In a recent article by Scott Chipolina, Financial Time’s digital assets correspondent, Nvidia’s journey in the world of cryptocurrencies and artificial intelligence (AI) unveils a significant shift in priorities.
Initially, Nvidia found itself at the intersection of digital assets and global chipmaking, particularly in cryptocurrency mining. Miners played a pivotal role in validating transactions on blockchains like Bitcoin, using Nvidia’s specialized graphics processing units (GPUs) for their high computational capabilities. This demand from crypto miners surged in 2017, although it posed some challenges for Nvidia.
GPUs have been used in the mining process for years, simply because they were more efficient than their immediate counterparts. Today, GPUs, too, have been rendered obsolete in crypto mining by highly-efficient application-specific integrated circuits (ASICs). But for certain tokens, GPUs are still an efficient way to mine.
In 2020, Nvidia faced charges from the Securities and Exchange Commission due to inadequate disclosure of crypto mining’s impact on its gaming business. By May 2021, the company began redirecting its graphics card output away from crypto miners and back to gamers.
However, the landscape changed as the clamor for AI chips grew. Nvidia’s success in AI led the company to express its real sentiments about crypto. Michael Kagan, Nvidia’s chief technology officer, stated, “I never believed that [crypto] is something that will do something good for humanity…AI does.”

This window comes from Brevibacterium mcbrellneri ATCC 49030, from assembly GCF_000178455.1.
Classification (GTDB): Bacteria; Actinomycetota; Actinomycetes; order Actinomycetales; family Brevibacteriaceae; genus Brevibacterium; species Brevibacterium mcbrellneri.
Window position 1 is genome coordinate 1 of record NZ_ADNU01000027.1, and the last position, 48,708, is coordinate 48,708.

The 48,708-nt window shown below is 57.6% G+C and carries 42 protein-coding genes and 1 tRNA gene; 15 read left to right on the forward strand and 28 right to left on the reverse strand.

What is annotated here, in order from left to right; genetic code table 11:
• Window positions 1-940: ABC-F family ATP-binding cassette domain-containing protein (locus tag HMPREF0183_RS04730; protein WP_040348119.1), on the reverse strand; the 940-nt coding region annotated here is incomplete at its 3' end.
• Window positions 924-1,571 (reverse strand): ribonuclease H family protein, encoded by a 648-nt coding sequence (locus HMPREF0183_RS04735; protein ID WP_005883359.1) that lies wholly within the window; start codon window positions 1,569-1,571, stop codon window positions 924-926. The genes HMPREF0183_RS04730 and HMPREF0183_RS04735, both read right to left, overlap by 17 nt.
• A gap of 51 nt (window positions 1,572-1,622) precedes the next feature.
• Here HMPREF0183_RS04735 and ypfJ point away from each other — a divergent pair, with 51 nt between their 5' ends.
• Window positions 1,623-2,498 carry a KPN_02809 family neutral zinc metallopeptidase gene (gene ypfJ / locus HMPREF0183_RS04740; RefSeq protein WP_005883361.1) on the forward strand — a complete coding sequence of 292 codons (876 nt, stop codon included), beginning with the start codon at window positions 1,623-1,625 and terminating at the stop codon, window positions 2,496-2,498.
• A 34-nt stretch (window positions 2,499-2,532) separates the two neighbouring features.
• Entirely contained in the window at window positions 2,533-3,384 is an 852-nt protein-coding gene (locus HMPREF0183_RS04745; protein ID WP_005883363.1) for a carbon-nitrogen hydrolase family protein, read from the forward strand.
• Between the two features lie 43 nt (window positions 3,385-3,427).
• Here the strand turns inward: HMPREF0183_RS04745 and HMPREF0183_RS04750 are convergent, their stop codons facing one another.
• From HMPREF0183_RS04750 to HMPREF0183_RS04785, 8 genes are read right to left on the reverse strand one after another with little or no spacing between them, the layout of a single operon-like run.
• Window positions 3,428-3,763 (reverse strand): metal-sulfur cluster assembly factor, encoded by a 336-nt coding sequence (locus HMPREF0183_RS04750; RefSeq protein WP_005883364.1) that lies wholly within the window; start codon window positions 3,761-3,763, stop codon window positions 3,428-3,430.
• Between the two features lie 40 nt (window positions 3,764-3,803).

While Nvidia moved on to prioritize AI, crypto miners were left reevaluating their strategies. Some explored the cloud computing trend, while others found alternative revenue streams, including being paid not to mine Bitcoin in certain regions. AI, with its increasing demand, offered a new opportunity.
Now, Nvidia faces high demand as it caters to AI needs, and some crypto mining companies have shifted their priorities toward servicing the AI market instead. The rebranding of mining companies and the potential repurposing of GPUs once used for crypto mining signify a changing landscape.
However, it’s worth noting that Bitcoin is no longer mined on GPUs. Ethereum’s shift of its consensus algorithm from proof-of-work (PoW) to environment-friendly proof-of-stake (PoS) resulted in a sizeable decrease in demand for GPUs and hit manufacturers such as Nvidia. GPUs are no longer needed on a mass scale for mining Bitcoin.
As the competition for the latest tools intensifies, it may further centralize the mining business, potentially leaving it in the hands of a select few who can acquire GPUs in bulk, especially from sellers who are no longer enthusiastic about the value crypto mining brings.